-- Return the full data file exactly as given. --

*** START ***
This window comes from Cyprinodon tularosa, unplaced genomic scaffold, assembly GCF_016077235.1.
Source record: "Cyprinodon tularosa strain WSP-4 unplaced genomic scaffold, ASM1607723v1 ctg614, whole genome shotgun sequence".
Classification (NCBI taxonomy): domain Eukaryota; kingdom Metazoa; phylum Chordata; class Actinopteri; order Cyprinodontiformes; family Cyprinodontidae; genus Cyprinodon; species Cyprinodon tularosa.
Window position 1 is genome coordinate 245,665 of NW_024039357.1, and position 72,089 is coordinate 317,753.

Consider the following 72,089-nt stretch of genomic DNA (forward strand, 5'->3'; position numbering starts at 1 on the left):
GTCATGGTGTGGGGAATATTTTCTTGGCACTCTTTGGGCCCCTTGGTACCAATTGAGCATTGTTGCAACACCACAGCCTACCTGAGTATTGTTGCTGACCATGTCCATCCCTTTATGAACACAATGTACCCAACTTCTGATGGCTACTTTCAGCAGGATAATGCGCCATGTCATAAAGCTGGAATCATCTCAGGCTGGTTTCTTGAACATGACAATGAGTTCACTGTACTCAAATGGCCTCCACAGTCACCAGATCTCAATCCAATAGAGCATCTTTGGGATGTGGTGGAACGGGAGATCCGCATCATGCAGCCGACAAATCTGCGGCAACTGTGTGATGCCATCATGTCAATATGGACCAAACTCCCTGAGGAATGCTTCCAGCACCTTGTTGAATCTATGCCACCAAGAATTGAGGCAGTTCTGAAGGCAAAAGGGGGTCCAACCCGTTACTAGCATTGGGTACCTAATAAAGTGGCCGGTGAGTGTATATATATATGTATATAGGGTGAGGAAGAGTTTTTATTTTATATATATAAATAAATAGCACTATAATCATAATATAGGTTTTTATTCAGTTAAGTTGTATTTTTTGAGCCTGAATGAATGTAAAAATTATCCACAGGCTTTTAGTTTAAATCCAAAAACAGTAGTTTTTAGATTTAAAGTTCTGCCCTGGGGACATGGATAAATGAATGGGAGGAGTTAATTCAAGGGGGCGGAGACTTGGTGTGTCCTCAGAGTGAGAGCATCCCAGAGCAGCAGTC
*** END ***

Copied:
This window comes from Cyprinodon tularosa, unplaced genomic scaffold, assembly GCF_016077235.1.
Source record: "Cyprinodon tularosa strain WSP-4 unplaced genomic scaffold, ASM1607723v1 ctg614, whole genome shotgun sequence".
Classification (NCBI taxonomy): domain Eukaryota; kingdom Metazoa; phylum Chordata; class Actinopteri; order Cyprinodontiformes; family Cyprinodontidae; genus Cyprinodon; species Cyprinodon tularosa.
Window position 1 is genome coordinate 245,665 of NW_024039357.1, and position 72,089 is coordinate 317,753.

Consider the following 72,089-nt stretch of genomic DNA (forward strand, 5'->3'; position numbering starts at 1 on the left):
GTCATGGTGTGGGGAATATTTTCTTGGCACTCTTTGGGCCCCTTGGTACCAATTGAGCATTGTTGCAACACCACAGCCTACCTGAGTATTGTTGCTGACCATGTCCATCCCTTTATGAACACAATGTACCCAACTTCTGATGGCTACTTTCAGCAGGATAATGCGCCATGTCATAAAGCTGGAATCATCTCAGGCTGGTTTCTTGAACATGACAATGAGTTCACTGTACTCAAATGGCCTCCACAGTCACCAGATCTCAATCCAATAGAGCATCTTTGGGATGTGGTGGAACGGGAGATCCGCATCATGCAGCCGACAAATCTGCGGCAACTGTGTGATGCCATCATGTCAATATGGACCAAACTCCCTGAGGAATGCTTCCAGCACCTTGTTGAATCTATGCCACCAAGAATTGAGGCAGTTCTGAAGGCAAAAGGGGGTCCAACCCGTTACTAGCATTGGGTACCTAATAAAGTGGCCGGTGAGTGTATATATATATGTATATAGGGTGAGGAAGAGTTTTTATTTTATATATATAAATAAATAGCACTATAATCATAATATAGGTTTTTATTCAGTTAAGTTGTATTTTTTGAGCCTGAATGAATGTAAAAATTATCCACAGGCTTTTAGTTTAAATCCAAAAACAGTAGTTTTTAGATTTAAAGTTCTGCCCTGGGGACATGGATAAATGAATGGGAGGAGTTAATTCAAGGGGGCGGAGACTTGGTGTGTCCTCAGAGTGAGAGCATCCCAGAGCAGCAGTC